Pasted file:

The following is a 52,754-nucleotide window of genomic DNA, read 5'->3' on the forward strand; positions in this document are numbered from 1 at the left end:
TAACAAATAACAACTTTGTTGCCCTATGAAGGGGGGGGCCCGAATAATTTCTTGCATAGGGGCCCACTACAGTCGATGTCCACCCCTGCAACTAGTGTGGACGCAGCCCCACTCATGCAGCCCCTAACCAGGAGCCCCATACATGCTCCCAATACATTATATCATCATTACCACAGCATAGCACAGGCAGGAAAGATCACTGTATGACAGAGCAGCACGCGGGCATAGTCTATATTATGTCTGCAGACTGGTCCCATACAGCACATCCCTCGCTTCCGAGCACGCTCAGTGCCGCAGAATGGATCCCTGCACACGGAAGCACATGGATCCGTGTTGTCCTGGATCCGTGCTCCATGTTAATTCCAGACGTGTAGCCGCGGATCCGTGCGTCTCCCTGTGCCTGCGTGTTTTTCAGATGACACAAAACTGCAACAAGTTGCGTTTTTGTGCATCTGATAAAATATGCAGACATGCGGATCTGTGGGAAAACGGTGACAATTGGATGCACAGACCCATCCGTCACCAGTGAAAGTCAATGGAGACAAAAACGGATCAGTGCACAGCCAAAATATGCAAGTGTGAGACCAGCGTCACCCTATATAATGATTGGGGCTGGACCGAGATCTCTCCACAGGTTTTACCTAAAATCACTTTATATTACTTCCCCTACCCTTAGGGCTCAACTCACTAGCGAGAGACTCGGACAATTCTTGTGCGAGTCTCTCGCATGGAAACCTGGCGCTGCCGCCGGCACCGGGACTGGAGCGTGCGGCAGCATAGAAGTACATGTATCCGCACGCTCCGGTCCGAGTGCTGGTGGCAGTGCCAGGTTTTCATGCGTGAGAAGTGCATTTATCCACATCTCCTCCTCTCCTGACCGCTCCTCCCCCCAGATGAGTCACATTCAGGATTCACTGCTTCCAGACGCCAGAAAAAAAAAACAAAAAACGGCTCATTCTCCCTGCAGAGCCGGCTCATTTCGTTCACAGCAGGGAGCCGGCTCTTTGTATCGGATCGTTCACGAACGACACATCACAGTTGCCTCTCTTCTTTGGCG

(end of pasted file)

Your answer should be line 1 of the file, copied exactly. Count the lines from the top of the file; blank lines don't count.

The following is a 52,754-nucleotide window of genomic DNA, read 5'->3' on the forward strand; positions in this document are numbered from 1 at the left end: